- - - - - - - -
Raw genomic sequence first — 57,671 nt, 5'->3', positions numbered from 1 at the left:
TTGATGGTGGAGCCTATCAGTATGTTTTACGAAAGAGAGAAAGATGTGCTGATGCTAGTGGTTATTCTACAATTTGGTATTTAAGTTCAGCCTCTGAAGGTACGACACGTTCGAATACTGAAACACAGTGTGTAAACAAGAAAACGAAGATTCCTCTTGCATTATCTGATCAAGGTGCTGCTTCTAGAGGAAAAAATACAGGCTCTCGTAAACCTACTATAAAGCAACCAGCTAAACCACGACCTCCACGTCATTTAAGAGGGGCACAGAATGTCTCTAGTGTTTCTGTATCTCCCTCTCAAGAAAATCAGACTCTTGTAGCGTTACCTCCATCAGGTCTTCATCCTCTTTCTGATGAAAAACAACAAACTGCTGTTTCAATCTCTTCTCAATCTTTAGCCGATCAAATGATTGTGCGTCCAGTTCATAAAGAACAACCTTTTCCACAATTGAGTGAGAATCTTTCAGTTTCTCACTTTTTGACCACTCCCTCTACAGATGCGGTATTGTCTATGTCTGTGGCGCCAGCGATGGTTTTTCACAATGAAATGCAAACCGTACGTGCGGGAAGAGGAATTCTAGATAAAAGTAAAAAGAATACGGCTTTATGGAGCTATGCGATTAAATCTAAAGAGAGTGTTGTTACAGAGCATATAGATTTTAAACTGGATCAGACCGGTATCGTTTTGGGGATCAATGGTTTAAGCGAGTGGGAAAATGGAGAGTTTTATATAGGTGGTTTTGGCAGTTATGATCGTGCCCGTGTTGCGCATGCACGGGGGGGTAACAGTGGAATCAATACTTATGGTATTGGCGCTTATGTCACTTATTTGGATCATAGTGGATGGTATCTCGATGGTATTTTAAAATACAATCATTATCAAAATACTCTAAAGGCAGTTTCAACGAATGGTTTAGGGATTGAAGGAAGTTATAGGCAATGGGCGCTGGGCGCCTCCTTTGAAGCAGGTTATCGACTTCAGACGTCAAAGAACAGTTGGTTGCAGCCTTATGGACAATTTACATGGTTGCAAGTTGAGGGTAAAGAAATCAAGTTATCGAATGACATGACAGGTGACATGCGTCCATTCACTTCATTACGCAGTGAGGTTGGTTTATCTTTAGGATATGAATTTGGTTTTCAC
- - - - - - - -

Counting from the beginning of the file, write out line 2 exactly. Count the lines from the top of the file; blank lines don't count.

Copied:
TTGATGGTGGAGCCTATCAGTATGTTTTACGAAAGAGAGAAAGATGTGCTGATGCTAGTGGTTATTCTACAATTTGGTATTTAAGTTCAGCCTCTGAAGGTACGACACGTTCGAATACTGAAACACAGTGTGTAAACAAGAAAACGAAGATTCCTCTTGCATTATCTGATCAAGGTGCTGCTTCTAGAGGAAAAAATACAGGCTCTCGTAAACCTACTATAAAGCAACCAGCTAAACCACGACCTCCACGTCATTTAAGAGGGGCACAGAATGTCTCTAGTGTTTCTGTATCTCCCTCTCAAGAAAATCAGACTCTTGTAGCGTTACCTCCATCAGGTCTTCATCCTCTTTCTGATGAAAAACAACAAACTGCTGTTTCAATCTCTTCTCAATCTTTAGCCGATCAAATGATTGTGCGTCCAGTTCATAAAGAACAACCTTTTCCACAATTGAGTGAGAATCTTTCAGTTTCTCACTTTTTGACCACTCCCTCTACAGATGCGGTATTGTCTATGTCTGTGGCGCCAGCGATGGTTTTTCACAATGAAATGCAAACCGTACGTGCGGGAAGAGGAATTCTAGATAAAAGTAAAAAGAATACGGCTTTATGGAGCTATGCGATTAAATCTAAAGAGAGTGTTGTTACAGAGCATATAGATTTTAAACTGGATCAGACCGGTATCGTTTTGGGGATCAATGGTTTAAGCGAGTGGGAAAATGGAGAGTTTTATATAGGTGGTTTTGGCAGTTATGATCGTGCCCGTGTTGCGCATGCACGGGGGGGTAACAGTGGAATCAATACTTATGGTATTGGCGCTTATGTCACTTATTTGGATCATAGTGGATGGTATCTCGATGGTATTTTAAAATACAATCATTATCAAAATACTCTAAAGGCAGTTTCAACGAATGGTTTAGGGATTGAAGGAAGTTATAGGCAATGGGCGCTGGGCGCCTCCTTTGAAGCAGGTTATCGACTTCAGACGTCAAAGAACAGTTGGTTGCAGCCTTATGGACAATTTACATGGTTGCAAGTTGAGGGTAAAGAAATCAAGTTATCGAATGACATGACAGGTGACATGCGTCCATTCACTTCATTACGCAGTGAGGTTGGTTTATCTTTAGGATATGAATTTGGTTTTCAC